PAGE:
• Insight into how high sensitivity affects both work and personal relationships
• Tips on how to deal with over-arousal
• Information on medications and when to seek help
• Techniques to enrich the soul and spirit

Self Therapy by Jay Earley, PhD

From the Amazon description: “Internal Family Systems Therapy (IFS) has been spreading rapidly across the country in the past decade. It is incredibly effective on a wide variety of life issues, such as self-esteem, procrastination, depression, and relationship issues. IFS is also user-friendly; it helps you to comprehend the complexity of your psyche. Dr. Earley shows how IFS is a complete method for psychological healing that you can use on your own. Self-Therapy is also helpful for therapists because it presents the IFS model in such detail that it is a manual for the method.”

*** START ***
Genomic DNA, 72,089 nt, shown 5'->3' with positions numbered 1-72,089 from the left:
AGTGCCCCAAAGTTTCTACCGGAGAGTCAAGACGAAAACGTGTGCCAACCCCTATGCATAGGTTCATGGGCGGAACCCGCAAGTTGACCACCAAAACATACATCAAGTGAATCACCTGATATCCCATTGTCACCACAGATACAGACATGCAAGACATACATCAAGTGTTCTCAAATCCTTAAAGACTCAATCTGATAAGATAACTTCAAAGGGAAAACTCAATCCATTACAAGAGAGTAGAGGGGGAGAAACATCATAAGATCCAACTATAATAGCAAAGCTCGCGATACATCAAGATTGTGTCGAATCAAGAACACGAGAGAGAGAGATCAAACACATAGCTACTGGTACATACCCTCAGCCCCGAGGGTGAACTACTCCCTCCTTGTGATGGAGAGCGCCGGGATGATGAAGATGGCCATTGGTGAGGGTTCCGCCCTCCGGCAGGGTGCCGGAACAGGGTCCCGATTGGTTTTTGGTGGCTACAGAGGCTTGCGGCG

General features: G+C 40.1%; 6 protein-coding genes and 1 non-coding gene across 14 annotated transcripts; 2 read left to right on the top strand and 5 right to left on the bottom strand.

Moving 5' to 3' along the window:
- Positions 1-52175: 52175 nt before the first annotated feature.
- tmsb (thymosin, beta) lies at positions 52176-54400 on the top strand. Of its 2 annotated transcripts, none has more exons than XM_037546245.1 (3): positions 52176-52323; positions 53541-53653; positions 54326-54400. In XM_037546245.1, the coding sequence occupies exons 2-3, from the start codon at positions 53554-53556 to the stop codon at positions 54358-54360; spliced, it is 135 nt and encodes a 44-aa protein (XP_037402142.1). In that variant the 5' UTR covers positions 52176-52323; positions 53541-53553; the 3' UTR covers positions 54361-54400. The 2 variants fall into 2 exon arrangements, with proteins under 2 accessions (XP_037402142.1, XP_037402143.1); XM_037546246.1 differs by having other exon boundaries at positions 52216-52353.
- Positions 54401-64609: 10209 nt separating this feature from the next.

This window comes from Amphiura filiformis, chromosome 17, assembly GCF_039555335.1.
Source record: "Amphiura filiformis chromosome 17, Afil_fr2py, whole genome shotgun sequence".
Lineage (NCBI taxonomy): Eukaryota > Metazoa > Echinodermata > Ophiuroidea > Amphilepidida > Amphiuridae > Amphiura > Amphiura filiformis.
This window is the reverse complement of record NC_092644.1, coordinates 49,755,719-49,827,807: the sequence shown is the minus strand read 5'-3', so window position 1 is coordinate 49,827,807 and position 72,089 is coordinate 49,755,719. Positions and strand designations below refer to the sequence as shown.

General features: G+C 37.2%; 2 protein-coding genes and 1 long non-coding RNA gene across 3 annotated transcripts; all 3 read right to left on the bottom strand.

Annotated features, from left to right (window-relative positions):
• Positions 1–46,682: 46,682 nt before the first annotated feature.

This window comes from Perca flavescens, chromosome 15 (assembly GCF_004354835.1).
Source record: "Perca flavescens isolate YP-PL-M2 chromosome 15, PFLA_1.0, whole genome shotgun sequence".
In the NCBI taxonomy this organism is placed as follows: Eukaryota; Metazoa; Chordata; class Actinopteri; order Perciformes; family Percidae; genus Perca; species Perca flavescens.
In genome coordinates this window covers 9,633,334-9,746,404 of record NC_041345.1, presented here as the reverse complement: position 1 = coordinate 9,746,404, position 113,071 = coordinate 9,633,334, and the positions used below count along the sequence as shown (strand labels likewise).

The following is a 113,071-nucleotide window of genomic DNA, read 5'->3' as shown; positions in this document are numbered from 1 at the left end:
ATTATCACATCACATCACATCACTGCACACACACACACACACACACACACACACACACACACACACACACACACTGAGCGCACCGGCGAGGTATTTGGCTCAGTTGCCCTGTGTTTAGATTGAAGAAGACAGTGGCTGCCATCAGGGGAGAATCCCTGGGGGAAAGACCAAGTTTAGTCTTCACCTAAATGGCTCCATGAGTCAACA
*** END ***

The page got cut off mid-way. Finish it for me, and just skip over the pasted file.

Healing the Shame that Binds You by John Bradshaw

From the Amazon description: “Shame is the motivator behind our toxic behaviors: the compulsion, co-dependency, addiction and drive to superachieve that breaks down the family and destroys personal lives. This book has helped millions identify their personal shame, understand the underlying reasons for it, address these root causes and release themselves from the shame that binds them to their past failures.

The Self – Attunement Workbook by Ally Wise

This is a wonderful week by week program that is available here or through the link-in-bio on Ally Wise’s Instagram account @awakenwithally .

The Best of You by Dr. Alison Cook

From the Amazon description: “The Best of You reveals a breakthrough strategy to develop your voice, set wise limits, and still be a loving person. For over 20 years, Dr. Alison has integrated faith and psychology to help women reclaim their confidence, find their purpose, and enjoy healthy relationships.”